Picking apart the hype of new and classic video games.

New Mindjack ad campaign: more public urination, less robots

The mind hacker in Square's unusual pre-release trailer apparently needs to work on his technique.

Tomorrow marks the North American release of Square-Enix’s third-person, telepathic shooter Mindjack, however it appears the Japanese RPG-maker is struggling to explain the game concept with a straight face.

Last year Mindjack played prominently in Square’s 2010 Electronic Entertainment Expo lineup with a poorly received trailer that combined all the hallmarks of a doomed Japanese IP – shoddily voiced exposition from the Time Crisis guy, giant hover mechs and only momentary glimpses of wonky gameplay footage.

The kick-you-in-the-shins crowd at Unskippable jumped on the trailer (jump to 3:40 the mark) almost immediately for its goofiness and the message seems to have hit home for Square’s marketing department, which released a bizarre new trailer on January 8 titled “Be careful what you jack,” featuring a 20-something mentally commanding his dog to walk itself, with comical results.

Butt sniffing jokes aside, the trailer is suspiciously devoid of any new clips from the game and viewers seem to be universally confused about the video.

The game itself sounds interesting, you fight through a series of Gears of War-style, chest high wall-centric firefights with the added ability to hijack the minds of enemies and turn them against their comrades in a battle against a shadowy government/giant technology company duo, adding a little strategy to the affair.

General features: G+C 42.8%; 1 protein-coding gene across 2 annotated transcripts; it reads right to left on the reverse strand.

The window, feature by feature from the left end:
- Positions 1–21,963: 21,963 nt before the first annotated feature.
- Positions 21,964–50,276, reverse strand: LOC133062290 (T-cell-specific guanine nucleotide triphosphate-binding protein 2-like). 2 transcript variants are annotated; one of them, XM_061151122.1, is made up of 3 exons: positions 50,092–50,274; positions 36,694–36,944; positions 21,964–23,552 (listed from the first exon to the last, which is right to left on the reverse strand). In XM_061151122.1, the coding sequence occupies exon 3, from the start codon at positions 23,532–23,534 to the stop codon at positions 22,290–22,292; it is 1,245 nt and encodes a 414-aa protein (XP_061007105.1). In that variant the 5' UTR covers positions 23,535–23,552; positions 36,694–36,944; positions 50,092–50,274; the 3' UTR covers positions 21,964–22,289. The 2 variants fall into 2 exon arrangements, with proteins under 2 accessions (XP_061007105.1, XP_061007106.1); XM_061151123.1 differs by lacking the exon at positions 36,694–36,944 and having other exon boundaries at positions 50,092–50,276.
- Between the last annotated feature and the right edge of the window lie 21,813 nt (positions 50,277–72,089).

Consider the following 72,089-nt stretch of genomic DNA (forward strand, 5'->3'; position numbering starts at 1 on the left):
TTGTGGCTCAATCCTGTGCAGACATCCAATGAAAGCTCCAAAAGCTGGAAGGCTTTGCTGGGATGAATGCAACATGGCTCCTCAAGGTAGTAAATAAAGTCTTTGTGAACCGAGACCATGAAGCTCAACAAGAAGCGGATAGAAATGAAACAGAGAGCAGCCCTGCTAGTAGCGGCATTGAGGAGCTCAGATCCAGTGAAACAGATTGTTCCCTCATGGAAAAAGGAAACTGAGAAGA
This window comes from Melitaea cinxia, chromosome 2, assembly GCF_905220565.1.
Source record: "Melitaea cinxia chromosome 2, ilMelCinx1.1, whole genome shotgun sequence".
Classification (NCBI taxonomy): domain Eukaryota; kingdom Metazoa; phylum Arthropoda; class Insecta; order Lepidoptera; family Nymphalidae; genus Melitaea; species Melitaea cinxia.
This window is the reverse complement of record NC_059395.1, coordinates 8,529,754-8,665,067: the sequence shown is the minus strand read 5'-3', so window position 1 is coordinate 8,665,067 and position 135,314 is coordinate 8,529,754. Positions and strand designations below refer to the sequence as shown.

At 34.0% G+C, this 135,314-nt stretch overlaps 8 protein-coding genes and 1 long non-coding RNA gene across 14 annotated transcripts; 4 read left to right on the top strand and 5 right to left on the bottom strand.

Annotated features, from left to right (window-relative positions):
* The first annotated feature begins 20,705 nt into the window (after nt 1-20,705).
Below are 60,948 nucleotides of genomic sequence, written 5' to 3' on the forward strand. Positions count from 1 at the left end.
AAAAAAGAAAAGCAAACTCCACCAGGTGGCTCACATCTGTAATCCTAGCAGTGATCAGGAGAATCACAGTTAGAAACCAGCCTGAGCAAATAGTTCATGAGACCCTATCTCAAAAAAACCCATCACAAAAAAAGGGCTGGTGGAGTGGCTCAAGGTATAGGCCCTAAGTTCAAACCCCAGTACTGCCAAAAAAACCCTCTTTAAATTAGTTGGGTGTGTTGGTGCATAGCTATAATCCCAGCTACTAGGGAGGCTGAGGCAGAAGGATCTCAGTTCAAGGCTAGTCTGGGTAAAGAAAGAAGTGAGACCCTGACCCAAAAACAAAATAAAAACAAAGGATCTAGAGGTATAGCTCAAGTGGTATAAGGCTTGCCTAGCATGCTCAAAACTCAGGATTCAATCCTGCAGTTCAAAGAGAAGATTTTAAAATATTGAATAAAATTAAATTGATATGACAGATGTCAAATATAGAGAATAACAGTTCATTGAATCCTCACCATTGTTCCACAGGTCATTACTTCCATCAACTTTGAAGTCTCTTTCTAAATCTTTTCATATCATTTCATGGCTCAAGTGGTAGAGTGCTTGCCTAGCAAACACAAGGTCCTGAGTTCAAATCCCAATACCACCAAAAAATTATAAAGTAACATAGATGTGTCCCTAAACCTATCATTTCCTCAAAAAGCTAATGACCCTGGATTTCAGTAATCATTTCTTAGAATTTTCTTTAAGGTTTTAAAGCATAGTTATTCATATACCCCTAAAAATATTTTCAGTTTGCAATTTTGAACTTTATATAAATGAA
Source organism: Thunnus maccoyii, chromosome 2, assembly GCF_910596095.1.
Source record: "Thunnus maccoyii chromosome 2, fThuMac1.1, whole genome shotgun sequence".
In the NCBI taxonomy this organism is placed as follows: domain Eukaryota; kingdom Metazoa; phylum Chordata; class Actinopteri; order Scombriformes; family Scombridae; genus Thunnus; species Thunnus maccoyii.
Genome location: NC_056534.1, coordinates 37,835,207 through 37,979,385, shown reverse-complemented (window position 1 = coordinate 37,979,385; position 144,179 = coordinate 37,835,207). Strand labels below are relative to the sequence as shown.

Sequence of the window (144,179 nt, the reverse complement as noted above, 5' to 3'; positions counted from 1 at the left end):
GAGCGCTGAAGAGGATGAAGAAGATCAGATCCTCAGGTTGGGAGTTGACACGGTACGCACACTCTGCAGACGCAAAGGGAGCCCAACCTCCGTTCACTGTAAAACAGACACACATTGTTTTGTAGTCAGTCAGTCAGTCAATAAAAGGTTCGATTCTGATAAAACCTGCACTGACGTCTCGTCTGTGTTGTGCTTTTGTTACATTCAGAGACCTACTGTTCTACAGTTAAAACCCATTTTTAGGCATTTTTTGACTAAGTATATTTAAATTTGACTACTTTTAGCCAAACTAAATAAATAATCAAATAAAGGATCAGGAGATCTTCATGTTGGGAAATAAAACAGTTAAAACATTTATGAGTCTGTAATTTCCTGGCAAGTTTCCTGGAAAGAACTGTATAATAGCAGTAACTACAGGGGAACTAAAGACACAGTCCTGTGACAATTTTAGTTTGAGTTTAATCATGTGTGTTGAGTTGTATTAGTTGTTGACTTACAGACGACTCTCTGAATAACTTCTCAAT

A recent IGN preview by editor Ryan Clements hints at an interesting online dynamic in which players can drop into your single player game as the opposing force, essentially “hacking” your experience, however none of the release information from Square shows that they are making much effort to publicize what could be the product’s most innovative feature.

Beyond the hacker/host gameplay, Clements seems unimpressed with Mindjack‘s “stubborn aiming” which makes moving through the environment a dicey proposition.

Mindhack marks the most recent attempt for Square-Enix to break out of the RPG market largely ignored this holiday season by American gamers and develop a profitable action IP stateside. Tomorrow we will follow the reviews as they roll in and see if the dog is worth a wag.

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